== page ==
Energy Changing

To the Editor:

This paper recently published an article on coal production that, at first, really surprised me. It stated that West Virginia coal production has been decreasing since 1979. How could that be? Everything in the news leads one to believe that air emission regulation has been the demise of this industry. Yet it has been on the decline for 40 years and five different presidents both Republican and Democratic. But then I remembered a study that my employer asked me to do — a careful review of the energy industry with an emphasis on electricity. The data was surprising. The production of electricity has been declining for some time. And this makes sense. Let’s take a moment to analyze this.

Anyone who remembers a TV from the 1960s — RCA and Magnavox!!! — recalls how ‘hot’ it got from the vacuum tubes. These TVs were small compared to a modern flat screen but boy, they were energy hogs. Continue with that line of reasoning. Everything is more energy efficient — refrigerators, freezers, computers (yes, there were computers in the ’60s), etc. Homes are built more energy efficient needing less to keep them warm or cool, using more efficient furnaces and air conditioners. What the data indicated was that the power plant industry would undergo consolidation regardless of air emission standards.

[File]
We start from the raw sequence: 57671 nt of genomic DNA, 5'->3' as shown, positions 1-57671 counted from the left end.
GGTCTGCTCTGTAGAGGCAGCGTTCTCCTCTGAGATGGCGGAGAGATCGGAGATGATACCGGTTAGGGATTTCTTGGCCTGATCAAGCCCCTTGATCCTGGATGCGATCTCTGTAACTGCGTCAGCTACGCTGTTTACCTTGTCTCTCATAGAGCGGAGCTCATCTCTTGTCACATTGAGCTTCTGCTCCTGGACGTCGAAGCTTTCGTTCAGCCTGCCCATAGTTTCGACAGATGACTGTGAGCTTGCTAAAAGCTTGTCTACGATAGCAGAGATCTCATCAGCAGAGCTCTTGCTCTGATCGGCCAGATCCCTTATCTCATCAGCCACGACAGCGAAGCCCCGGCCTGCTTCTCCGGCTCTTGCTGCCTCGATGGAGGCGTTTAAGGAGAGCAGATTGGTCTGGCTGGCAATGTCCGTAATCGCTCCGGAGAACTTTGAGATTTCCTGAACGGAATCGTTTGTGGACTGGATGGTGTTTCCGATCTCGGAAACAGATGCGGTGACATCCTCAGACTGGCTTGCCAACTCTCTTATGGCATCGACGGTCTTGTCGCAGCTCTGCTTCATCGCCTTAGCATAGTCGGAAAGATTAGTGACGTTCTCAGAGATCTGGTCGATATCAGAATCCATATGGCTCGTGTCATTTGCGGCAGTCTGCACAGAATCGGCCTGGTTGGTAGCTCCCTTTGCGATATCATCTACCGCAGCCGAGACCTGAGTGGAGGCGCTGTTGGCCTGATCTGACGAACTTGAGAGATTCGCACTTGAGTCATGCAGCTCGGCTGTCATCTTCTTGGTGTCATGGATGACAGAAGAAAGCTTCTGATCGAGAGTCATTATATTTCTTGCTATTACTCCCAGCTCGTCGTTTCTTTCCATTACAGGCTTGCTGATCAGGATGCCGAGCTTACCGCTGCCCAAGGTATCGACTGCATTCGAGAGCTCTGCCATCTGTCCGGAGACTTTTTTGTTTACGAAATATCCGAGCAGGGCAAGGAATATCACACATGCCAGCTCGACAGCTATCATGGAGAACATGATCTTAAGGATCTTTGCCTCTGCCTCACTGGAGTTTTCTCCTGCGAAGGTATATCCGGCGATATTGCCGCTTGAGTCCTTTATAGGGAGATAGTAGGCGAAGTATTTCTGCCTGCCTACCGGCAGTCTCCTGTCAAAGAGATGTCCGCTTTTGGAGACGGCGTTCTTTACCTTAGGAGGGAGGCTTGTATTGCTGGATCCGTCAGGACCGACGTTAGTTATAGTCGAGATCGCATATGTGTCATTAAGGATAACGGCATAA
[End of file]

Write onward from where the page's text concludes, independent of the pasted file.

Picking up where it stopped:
Even so, there has been a transition from coal to natural gas and oil to power our electricity. That is a fact. Some of that is clearly due to air standards. But not all of it. Coal production and transportation to a power plant is labor and mechanically intensive. Any manufacturer will not find this attractive. Which do you think is more reliable — moving coal across miles of a conveyor belt in rain and snow, or turning a valve for natural gas to run through a pipeline? If you picked the first one, I want you to stop heating your home with gas, and start shoveling coal back into a furnace the old fashioned way.

What is the point of all of this? My point is that the oil and gas industry is another gift to the state of West Virginia. And it is ours to take advantage of. With that said, I encourage anyone searching for employment to seriously consider becoming a part of it. And consider West Virginia Northern Community College as a tool to get you there. They recently opened a new technology center to educate and train you in pipe fitting and welding. There are programs in the computer systems that run this industry. And there are scholarships available. Because that it were energy is taking us today. Will that change in the future? More than likely. However, the current energy landscape is undeniable.

Christine Muroski



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